Leger said she wanted to personally thank Ginsburg for raising the issue of how “we the people” has evolved over time. At the time the U.S. Constitution was written, Ginsburg told the audience, “we the people” referred to white, male property owners. Native Americans, Leger pointed out, could not vote until 1924 — and in New Mexico, not until 1948, when a Supreme Court ruling overturned the state’s refusal to allow Indians living on pueblo lands to vote.
“How could I not be both inspired and grateful for the stories Justice Ginsburg shared with us?” Leger said.
Cindy Onore was happy to help organize the afternoon reception because, she said, “I admire her for the positions she takes professionally, for the life she’s lived personally. She’s so articulate and forceful in her views, especially in the face of opposition. We need more voices like hers.”
Onore said she especially admired Ginsburg’s scalding dissent from the bench earlier this year in the Hobby Lobby case, in which the court said the government can’t make employers provide insurance coverage for things that conflict with their religious views, such as contraception. “The exemption sought by Hobby Lobby would … deny legions of women who do not hold their employers’ beliefs access to contraceptive coverage,” Ginsburg declared.
‘This is the hardest job I’ve ever had’
While she was visiting Santa Fe, Ginsburg said she thinks talk about her retirement is dying down. But in recent years, many Democrats have called for the octogenarian to step down so President Barack Obama can appoint her successor, presumably another liberal.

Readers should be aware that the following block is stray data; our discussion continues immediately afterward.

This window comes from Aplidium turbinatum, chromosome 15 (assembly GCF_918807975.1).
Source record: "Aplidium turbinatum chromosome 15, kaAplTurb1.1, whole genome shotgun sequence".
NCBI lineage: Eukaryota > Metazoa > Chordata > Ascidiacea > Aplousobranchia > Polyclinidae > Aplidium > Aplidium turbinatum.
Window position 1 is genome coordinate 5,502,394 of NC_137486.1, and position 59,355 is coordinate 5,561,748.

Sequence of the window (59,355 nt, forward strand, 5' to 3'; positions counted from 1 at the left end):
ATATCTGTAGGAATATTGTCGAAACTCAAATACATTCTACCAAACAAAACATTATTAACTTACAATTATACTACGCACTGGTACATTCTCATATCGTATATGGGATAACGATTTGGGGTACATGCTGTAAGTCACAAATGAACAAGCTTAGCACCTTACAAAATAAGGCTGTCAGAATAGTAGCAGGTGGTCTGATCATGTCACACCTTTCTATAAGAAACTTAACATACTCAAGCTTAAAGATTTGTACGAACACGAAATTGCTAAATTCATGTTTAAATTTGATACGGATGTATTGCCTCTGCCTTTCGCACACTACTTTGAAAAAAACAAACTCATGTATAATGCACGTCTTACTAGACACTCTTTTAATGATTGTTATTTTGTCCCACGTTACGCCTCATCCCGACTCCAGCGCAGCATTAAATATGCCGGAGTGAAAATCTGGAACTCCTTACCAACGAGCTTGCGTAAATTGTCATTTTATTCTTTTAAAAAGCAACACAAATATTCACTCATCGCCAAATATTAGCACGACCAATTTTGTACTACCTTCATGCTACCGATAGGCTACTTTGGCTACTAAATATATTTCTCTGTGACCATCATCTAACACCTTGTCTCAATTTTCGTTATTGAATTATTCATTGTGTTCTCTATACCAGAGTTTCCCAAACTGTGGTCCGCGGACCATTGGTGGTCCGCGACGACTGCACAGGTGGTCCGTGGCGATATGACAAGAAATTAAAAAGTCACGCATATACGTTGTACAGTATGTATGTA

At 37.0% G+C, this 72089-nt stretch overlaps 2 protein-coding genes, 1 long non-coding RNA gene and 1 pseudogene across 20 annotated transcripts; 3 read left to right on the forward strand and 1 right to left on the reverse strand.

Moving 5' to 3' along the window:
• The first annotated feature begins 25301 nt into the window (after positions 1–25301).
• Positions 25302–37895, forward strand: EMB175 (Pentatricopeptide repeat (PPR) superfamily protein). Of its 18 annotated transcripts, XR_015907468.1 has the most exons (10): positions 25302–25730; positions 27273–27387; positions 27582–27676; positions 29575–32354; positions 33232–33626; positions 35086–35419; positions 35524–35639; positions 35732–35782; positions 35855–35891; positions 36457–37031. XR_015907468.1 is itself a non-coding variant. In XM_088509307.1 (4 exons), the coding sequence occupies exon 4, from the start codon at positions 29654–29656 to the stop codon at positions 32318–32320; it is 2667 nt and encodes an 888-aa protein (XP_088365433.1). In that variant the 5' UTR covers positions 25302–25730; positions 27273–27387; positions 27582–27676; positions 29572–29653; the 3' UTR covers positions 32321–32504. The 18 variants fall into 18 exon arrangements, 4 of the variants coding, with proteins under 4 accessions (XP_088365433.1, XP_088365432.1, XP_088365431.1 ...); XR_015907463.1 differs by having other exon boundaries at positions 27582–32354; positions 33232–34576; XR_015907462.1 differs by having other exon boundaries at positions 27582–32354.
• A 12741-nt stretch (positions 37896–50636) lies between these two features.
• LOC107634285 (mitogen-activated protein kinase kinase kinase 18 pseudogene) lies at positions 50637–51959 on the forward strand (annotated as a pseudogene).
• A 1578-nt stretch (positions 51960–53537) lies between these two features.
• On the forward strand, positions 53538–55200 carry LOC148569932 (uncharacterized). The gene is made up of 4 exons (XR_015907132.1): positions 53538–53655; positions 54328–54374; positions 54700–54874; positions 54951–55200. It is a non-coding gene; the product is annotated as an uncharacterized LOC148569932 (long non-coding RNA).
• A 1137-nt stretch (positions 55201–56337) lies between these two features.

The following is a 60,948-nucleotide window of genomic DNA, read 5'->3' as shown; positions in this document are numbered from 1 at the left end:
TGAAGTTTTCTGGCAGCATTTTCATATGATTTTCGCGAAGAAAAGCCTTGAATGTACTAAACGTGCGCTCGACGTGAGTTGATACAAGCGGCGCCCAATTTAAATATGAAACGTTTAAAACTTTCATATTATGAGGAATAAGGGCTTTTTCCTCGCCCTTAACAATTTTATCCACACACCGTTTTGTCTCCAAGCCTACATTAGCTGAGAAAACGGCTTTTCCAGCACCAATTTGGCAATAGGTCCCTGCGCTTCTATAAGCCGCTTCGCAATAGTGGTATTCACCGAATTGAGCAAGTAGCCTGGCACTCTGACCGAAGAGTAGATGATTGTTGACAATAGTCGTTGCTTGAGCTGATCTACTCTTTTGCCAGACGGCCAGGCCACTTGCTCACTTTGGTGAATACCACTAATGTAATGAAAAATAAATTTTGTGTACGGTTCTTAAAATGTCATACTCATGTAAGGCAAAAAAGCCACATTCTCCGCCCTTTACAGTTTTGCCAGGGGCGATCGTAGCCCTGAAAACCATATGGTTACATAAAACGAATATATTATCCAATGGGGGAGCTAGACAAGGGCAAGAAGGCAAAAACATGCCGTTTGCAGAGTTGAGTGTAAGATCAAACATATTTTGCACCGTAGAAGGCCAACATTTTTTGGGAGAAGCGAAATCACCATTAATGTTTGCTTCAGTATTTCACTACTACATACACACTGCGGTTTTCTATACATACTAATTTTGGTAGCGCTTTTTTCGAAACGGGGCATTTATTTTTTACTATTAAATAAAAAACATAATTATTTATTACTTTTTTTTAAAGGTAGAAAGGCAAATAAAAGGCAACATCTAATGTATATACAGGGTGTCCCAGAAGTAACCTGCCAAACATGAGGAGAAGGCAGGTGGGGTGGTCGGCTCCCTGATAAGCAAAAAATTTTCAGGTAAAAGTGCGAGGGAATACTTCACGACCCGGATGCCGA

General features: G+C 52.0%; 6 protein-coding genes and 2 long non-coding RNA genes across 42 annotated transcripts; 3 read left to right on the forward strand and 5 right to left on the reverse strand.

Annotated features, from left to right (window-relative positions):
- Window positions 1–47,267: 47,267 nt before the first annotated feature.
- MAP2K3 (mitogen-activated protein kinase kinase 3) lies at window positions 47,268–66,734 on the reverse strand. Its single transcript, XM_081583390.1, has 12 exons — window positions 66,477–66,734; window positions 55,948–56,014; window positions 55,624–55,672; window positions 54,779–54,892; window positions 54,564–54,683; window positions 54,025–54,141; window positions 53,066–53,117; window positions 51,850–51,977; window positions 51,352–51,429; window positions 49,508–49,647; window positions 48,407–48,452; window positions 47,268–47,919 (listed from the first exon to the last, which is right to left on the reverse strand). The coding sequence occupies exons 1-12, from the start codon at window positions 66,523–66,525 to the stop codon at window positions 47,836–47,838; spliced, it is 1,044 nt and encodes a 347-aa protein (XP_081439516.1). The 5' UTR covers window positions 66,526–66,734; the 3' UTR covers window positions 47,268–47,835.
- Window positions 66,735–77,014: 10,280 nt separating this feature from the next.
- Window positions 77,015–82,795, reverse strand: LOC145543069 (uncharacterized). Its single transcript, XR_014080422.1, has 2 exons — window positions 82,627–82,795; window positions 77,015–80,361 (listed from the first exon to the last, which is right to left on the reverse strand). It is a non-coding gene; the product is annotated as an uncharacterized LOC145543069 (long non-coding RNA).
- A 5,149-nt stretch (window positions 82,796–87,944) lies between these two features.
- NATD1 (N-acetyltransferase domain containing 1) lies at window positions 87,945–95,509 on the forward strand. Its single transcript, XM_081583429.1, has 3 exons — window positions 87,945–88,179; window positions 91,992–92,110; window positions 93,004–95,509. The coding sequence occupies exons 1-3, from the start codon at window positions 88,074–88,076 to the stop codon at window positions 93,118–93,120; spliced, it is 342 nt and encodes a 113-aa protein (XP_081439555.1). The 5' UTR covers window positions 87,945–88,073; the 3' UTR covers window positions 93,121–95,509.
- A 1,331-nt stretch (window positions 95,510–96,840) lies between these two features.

“My answer to those advisers is, ‘Who do you think our president could nominate now that you could see on the court?’ ” she said. “The way the government is today, many members of Congress are determined to say no to anybody the president wants.”
Ginsburg has beaten cancer twice, has a personal trainer — the same one since 1999 — and likes the collegiality of the court and its docket. “As long as I can do the job full steam, I will,” she said.
She said John Paul Stevens, who retired from the court at age 90, is her model.
“This is the hardest job I’ve ever had,” said Ginsburg, who also has served as a law professor, general counsel at the American Civil Liberties Union and a mom. “I go to sleep thinking about these cases, not about getting older.”
Contact Anne Constable at 986-3022 or email@example.com.